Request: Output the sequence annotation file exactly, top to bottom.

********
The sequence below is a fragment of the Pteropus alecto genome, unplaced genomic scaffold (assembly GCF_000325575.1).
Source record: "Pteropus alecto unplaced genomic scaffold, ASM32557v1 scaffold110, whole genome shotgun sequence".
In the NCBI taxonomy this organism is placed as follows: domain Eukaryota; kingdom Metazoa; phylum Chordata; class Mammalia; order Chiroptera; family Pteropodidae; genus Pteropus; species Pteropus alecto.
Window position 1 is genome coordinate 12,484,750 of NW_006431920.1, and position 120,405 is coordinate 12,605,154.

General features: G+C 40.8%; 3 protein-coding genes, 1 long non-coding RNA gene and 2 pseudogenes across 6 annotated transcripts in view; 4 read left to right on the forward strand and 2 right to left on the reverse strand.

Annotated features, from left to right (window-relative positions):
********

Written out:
The sequence below is a fragment of the Pteropus alecto genome, unplaced genomic scaffold (assembly GCF_000325575.1).
Source record: "Pteropus alecto unplaced genomic scaffold, ASM32557v1 scaffold110, whole genome shotgun sequence".
In the NCBI taxonomy this organism is placed as follows: domain Eukaryota; kingdom Metazoa; phylum Chordata; class Mammalia; order Chiroptera; family Pteropodidae; genus Pteropus; species Pteropus alecto.
Window position 1 is genome coordinate 12,484,750 of NW_006431920.1, and position 120,405 is coordinate 12,605,154.

General features: G+C 40.8%; 3 protein-coding genes, 1 long non-coding RNA gene and 2 pseudogenes across 6 annotated transcripts in view; 4 read left to right on the forward strand and 2 right to left on the reverse strand.

Annotated features, from left to right (window-relative positions):